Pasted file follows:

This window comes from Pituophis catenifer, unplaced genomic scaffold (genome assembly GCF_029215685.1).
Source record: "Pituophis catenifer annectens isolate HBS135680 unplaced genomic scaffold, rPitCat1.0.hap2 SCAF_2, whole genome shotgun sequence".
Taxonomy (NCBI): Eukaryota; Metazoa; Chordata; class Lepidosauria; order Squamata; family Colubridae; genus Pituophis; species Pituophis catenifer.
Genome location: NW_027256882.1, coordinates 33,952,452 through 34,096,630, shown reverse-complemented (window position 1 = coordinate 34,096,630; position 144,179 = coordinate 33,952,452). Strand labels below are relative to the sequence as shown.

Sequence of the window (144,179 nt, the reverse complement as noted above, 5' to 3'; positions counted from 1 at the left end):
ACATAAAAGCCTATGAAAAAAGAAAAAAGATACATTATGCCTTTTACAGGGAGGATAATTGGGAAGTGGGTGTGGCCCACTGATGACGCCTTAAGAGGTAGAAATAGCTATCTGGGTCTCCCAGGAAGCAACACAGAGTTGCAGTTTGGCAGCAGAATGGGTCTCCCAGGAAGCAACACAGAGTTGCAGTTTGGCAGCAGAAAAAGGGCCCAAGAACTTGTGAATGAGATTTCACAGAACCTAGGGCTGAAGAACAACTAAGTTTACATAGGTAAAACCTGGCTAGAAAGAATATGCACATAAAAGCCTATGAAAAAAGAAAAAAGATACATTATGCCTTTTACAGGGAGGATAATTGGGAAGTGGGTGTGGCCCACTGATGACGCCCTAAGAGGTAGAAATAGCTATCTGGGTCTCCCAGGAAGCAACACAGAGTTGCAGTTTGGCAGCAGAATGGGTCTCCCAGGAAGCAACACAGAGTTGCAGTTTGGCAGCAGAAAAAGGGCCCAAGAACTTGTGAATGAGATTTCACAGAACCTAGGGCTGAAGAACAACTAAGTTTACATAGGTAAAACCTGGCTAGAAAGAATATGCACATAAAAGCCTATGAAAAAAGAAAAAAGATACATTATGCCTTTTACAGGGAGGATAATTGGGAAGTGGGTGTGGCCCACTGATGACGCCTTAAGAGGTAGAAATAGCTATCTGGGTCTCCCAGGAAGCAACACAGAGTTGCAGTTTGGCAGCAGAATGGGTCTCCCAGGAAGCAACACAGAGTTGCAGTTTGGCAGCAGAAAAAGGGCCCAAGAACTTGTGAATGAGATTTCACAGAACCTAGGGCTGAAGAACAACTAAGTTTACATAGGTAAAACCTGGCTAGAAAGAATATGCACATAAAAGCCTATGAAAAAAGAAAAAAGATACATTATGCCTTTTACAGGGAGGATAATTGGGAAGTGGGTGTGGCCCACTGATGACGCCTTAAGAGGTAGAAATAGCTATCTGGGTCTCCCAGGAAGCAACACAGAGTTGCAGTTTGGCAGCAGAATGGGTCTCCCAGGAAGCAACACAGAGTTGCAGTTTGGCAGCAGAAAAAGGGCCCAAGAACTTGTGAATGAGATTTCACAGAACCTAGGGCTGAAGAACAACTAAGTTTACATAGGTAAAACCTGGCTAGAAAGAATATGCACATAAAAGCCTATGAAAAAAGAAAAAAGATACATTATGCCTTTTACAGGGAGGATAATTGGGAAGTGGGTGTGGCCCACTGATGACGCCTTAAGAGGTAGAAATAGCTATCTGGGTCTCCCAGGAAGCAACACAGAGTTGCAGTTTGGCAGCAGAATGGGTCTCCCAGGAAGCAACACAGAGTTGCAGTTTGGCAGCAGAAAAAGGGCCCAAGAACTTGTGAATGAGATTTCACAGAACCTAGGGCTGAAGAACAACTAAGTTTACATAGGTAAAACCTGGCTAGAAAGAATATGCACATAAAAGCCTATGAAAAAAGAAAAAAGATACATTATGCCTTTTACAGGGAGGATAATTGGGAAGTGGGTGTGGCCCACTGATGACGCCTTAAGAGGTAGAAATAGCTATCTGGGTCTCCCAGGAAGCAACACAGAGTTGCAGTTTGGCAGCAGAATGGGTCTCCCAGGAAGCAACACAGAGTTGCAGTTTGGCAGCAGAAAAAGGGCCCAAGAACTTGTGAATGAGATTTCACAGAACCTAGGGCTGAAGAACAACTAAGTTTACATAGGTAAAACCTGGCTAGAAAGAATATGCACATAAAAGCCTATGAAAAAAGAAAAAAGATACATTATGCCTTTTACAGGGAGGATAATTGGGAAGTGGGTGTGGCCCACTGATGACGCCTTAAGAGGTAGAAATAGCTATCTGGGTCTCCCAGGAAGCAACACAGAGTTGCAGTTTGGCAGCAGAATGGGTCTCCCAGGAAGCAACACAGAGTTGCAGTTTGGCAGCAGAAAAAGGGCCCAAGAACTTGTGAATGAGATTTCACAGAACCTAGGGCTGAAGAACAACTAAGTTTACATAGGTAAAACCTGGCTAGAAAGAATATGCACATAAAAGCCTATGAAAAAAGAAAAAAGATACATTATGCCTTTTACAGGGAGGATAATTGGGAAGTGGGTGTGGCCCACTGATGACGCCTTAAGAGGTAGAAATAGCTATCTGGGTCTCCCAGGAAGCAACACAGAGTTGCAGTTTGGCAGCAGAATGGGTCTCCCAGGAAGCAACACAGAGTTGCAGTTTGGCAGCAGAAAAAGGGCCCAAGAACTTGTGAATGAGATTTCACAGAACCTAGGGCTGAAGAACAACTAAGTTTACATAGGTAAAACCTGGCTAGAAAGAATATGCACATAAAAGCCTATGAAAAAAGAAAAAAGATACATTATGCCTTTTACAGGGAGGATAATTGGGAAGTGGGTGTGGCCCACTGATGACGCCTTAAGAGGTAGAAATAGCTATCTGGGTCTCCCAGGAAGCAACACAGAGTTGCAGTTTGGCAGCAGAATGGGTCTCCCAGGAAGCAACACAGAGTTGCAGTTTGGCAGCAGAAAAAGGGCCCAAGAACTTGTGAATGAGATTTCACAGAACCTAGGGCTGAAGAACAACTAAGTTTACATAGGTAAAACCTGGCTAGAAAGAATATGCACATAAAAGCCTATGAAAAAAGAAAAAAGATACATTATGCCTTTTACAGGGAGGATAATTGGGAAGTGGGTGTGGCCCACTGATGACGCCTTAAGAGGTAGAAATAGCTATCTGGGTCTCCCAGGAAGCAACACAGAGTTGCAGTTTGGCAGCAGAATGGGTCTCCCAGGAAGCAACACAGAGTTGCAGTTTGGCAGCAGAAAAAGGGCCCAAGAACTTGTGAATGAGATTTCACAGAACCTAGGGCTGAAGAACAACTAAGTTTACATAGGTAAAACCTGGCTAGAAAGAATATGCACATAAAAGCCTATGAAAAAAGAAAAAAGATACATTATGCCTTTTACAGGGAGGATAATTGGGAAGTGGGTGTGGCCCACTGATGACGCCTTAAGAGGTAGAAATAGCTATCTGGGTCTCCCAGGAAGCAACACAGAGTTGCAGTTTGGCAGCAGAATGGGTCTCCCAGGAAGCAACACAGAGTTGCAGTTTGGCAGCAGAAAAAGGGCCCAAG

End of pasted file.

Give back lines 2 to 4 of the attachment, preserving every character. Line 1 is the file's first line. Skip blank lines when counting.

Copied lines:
Source record: "Pituophis catenifer annectens isolate HBS135680 unplaced genomic scaffold, rPitCat1.0.hap2 SCAF_2, whole genome shotgun sequence".
Taxonomy (NCBI): Eukaryota; Metazoa; Chordata; class Lepidosauria; order Squamata; family Colubridae; genus Pituophis; species Pituophis catenifer.
Genome location: NW_027256882.1, coordinates 33,952,452 through 34,096,630, shown reverse-complemented (window position 1 = coordinate 34,096,630; position 144,179 = coordinate 33,952,452). Strand labels below are relative to the sequence as shown.